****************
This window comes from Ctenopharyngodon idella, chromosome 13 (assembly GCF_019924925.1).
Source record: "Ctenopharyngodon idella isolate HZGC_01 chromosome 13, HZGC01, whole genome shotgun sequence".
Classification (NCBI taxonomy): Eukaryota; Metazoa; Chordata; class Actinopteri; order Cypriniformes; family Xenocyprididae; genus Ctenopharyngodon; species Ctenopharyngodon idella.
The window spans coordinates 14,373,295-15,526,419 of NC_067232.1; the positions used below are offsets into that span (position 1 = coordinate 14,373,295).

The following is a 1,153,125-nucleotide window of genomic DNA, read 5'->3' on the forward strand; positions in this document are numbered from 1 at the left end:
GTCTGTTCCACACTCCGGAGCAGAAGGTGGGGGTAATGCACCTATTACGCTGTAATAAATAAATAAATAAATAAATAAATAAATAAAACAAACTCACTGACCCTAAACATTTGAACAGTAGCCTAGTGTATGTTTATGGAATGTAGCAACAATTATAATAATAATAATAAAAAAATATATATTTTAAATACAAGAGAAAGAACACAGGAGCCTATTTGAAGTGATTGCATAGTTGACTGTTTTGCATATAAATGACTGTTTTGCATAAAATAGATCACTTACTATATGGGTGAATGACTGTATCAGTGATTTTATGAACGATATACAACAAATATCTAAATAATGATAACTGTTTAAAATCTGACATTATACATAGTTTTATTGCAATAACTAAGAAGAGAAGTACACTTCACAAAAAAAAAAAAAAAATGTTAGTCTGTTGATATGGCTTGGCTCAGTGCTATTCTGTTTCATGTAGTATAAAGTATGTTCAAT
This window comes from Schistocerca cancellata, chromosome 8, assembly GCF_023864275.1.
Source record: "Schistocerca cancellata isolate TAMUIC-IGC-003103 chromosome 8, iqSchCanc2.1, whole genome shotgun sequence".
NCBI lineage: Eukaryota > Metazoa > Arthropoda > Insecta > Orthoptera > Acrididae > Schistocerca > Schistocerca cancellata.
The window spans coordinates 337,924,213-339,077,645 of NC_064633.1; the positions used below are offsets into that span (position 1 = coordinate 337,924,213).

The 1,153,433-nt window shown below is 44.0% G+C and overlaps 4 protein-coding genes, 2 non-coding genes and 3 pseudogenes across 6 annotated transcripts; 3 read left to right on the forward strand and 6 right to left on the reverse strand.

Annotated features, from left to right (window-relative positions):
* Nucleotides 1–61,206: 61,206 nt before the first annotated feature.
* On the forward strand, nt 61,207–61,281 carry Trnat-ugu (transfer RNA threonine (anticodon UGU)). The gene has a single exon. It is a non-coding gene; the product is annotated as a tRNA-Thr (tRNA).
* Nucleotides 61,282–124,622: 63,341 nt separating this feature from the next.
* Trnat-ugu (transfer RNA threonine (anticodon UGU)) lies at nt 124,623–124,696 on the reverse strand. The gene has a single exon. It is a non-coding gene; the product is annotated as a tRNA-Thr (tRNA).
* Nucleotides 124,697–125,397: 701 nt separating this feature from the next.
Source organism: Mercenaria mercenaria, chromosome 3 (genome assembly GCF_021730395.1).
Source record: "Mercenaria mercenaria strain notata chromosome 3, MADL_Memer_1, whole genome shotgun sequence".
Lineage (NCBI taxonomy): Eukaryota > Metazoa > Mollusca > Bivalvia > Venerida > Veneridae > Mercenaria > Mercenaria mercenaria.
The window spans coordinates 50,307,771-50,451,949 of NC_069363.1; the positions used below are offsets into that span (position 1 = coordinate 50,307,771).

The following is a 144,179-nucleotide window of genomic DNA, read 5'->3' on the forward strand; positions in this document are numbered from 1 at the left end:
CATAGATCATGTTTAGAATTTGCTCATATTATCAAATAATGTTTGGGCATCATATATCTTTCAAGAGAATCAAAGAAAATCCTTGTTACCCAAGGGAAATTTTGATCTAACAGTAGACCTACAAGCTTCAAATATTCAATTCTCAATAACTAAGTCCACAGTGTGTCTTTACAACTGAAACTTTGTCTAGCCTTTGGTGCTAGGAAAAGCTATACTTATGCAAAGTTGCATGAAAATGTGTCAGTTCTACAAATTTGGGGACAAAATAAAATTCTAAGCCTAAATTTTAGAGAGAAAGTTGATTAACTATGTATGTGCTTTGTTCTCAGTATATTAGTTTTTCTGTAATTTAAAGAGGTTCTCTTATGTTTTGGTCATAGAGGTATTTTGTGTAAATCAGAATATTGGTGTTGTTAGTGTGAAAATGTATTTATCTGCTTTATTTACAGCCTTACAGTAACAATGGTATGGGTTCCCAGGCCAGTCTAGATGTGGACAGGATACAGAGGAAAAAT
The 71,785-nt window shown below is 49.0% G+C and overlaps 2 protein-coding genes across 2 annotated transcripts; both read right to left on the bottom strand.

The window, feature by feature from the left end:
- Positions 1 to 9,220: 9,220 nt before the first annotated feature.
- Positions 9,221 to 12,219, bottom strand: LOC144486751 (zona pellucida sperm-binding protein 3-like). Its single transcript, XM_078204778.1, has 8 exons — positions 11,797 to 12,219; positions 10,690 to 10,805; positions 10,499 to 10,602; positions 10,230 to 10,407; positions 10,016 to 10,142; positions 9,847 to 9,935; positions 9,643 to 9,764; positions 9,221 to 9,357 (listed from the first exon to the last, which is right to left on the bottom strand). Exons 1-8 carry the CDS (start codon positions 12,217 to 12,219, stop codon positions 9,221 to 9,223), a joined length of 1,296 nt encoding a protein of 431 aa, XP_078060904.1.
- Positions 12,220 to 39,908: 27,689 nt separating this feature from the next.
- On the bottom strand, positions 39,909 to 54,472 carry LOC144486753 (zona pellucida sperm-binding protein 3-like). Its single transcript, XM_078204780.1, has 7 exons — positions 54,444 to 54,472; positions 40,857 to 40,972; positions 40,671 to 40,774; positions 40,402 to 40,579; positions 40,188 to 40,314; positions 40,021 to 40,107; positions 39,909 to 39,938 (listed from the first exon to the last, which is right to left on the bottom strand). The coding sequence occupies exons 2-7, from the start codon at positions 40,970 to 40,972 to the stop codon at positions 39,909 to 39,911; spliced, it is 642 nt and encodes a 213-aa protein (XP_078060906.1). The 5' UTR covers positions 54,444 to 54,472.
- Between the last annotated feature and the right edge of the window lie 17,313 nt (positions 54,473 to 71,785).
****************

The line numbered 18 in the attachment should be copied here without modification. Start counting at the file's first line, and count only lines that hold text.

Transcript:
Source organism: Mercenaria mercenaria, chromosome 3 (genome assembly GCF_021730395.1).